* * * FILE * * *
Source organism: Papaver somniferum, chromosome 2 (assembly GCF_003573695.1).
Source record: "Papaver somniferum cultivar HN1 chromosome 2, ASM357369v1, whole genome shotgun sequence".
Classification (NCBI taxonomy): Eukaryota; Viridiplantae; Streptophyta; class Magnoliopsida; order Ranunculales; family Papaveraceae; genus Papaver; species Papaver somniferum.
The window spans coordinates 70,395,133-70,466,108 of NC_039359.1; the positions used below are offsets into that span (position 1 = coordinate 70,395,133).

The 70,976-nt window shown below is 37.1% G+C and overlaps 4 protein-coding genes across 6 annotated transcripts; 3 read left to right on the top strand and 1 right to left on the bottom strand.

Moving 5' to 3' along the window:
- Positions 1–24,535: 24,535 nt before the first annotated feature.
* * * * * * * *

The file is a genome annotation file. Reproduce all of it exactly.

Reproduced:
Source organism: Papaver somniferum, chromosome 2 (assembly GCF_003573695.1).
Source record: "Papaver somniferum cultivar HN1 chromosome 2, ASM357369v1, whole genome shotgun sequence".
Classification (NCBI taxonomy): Eukaryota; Viridiplantae; Streptophyta; class Magnoliopsida; order Ranunculales; family Papaveraceae; genus Papaver; species Papaver somniferum.
The window spans coordinates 70,395,133-70,466,108 of NC_039359.1; the positions used below are offsets into that span (position 1 = coordinate 70,395,133).

The 70,976-nt window shown below is 37.1% G+C and overlaps 4 protein-coding genes across 6 annotated transcripts; 3 read left to right on the top strand and 1 right to left on the bottom strand.

Moving 5' to 3' along the window:
- Positions 1–24,535: 24,535 nt before the first annotated feature.